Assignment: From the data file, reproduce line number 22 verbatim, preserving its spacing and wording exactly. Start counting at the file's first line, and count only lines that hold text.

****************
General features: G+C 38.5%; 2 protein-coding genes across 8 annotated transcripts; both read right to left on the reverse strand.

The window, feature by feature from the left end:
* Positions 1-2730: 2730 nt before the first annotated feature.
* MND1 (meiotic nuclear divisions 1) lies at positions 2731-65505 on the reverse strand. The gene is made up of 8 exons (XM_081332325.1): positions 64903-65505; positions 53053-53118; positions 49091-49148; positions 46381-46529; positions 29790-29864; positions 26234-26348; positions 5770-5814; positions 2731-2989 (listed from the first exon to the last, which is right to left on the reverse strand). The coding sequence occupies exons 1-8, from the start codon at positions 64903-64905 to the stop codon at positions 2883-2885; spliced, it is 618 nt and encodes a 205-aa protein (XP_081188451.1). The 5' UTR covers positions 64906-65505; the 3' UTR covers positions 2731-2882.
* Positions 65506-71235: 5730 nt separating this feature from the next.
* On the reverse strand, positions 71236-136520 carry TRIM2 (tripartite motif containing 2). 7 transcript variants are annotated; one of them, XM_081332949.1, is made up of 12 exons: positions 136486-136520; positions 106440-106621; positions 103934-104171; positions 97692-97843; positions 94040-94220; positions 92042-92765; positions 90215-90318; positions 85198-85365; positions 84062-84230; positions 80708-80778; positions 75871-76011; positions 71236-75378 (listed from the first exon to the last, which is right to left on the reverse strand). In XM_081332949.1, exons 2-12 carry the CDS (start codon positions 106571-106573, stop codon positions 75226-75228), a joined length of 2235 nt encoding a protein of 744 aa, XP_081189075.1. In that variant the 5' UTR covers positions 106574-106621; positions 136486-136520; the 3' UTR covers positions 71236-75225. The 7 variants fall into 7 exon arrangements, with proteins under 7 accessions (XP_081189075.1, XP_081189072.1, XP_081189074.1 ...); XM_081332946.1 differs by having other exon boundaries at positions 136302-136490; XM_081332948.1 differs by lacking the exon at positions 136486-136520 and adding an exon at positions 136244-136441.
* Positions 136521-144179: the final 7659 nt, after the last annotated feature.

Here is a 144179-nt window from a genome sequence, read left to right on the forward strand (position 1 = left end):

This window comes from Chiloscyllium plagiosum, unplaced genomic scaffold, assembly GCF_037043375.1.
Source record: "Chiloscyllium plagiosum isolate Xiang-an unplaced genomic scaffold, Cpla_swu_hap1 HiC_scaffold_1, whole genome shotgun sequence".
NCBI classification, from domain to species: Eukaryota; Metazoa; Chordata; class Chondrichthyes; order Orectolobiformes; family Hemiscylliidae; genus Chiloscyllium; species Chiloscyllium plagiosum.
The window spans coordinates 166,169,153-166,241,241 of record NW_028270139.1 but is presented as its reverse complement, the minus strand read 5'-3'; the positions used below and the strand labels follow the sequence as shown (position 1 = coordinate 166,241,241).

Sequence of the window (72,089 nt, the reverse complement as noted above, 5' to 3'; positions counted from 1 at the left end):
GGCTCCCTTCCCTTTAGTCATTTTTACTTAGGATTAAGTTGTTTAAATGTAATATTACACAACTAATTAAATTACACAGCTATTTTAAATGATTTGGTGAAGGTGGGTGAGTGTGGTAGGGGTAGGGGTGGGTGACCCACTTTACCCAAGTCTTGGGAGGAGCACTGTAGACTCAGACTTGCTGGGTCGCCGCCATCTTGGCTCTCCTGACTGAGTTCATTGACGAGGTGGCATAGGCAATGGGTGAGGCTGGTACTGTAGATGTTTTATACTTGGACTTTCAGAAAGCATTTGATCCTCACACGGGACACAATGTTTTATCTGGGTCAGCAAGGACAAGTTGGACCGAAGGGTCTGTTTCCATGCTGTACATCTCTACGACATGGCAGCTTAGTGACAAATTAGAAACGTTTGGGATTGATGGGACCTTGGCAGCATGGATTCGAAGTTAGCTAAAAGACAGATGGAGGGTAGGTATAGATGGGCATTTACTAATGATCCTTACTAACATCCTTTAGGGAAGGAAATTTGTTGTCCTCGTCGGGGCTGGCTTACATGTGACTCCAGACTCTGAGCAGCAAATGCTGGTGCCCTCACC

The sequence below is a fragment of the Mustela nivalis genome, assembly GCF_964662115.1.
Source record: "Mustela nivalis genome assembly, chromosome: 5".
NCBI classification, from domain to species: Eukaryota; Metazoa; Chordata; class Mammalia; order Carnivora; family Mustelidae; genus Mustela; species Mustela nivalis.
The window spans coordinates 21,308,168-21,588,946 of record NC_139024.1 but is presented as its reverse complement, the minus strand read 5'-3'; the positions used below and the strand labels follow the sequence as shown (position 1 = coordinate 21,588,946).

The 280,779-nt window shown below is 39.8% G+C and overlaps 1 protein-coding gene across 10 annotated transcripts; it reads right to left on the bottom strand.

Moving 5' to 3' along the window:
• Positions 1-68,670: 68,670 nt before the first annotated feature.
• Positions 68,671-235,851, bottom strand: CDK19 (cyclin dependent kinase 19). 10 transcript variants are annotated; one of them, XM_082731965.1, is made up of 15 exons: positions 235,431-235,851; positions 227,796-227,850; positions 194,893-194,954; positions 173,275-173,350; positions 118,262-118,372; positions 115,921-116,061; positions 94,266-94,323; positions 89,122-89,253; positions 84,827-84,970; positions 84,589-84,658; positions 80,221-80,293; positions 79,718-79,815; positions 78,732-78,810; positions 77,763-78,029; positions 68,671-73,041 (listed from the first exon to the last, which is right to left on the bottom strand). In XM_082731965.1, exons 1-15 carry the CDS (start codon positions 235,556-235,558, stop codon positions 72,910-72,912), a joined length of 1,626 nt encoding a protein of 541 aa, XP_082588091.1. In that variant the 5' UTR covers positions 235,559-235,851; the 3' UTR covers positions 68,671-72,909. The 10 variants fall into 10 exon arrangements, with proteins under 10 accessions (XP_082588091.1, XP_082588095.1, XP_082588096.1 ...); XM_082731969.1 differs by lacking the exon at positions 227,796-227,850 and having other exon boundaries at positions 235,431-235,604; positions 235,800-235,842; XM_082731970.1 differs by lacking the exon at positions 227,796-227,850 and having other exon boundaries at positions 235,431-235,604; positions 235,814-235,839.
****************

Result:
• Positions 68,671-235,851, bottom strand: CDK19 (cyclin dependent kinase 19). 10 transcript variants are annotated; one of them, XM_082731965.1, is made up of 15 exons: positions 235,431-235,851; positions 227,796-227,850; positions 194,893-194,954; positions 173,275-173,350; positions 118,262-118,372; positions 115,921-116,061; positions 94,266-94,323; positions 89,122-89,253; positions 84,827-84,970; positions 84,589-84,658; positions 80,221-80,293; positions 79,718-79,815; positions 78,732-78,810; positions 77,763-78,029; positions 68,671-73,041 (listed from the first exon to the last, which is right to left on the bottom strand). In XM_082731965.1, exons 1-15 carry the CDS (start codon positions 235,556-235,558, stop codon positions 72,910-72,912), a joined length of 1,626 nt encoding a protein of 541 aa, XP_082588091.1. In that variant the 5' UTR covers positions 235,559-235,851; the 3' UTR covers positions 68,671-72,909. The 10 variants fall into 10 exon arrangements, with proteins under 10 accessions (XP_082588091.1, XP_082588095.1, XP_082588096.1 ...); XM_082731969.1 differs by lacking the exon at positions 227,796-227,850 and having other exon boundaries at positions 235,431-235,604; positions 235,800-235,842; XM_082731970.1 differs by lacking the exon at positions 227,796-227,850 and having other exon boundaries at positions 235,431-235,604; positions 235,814-235,839.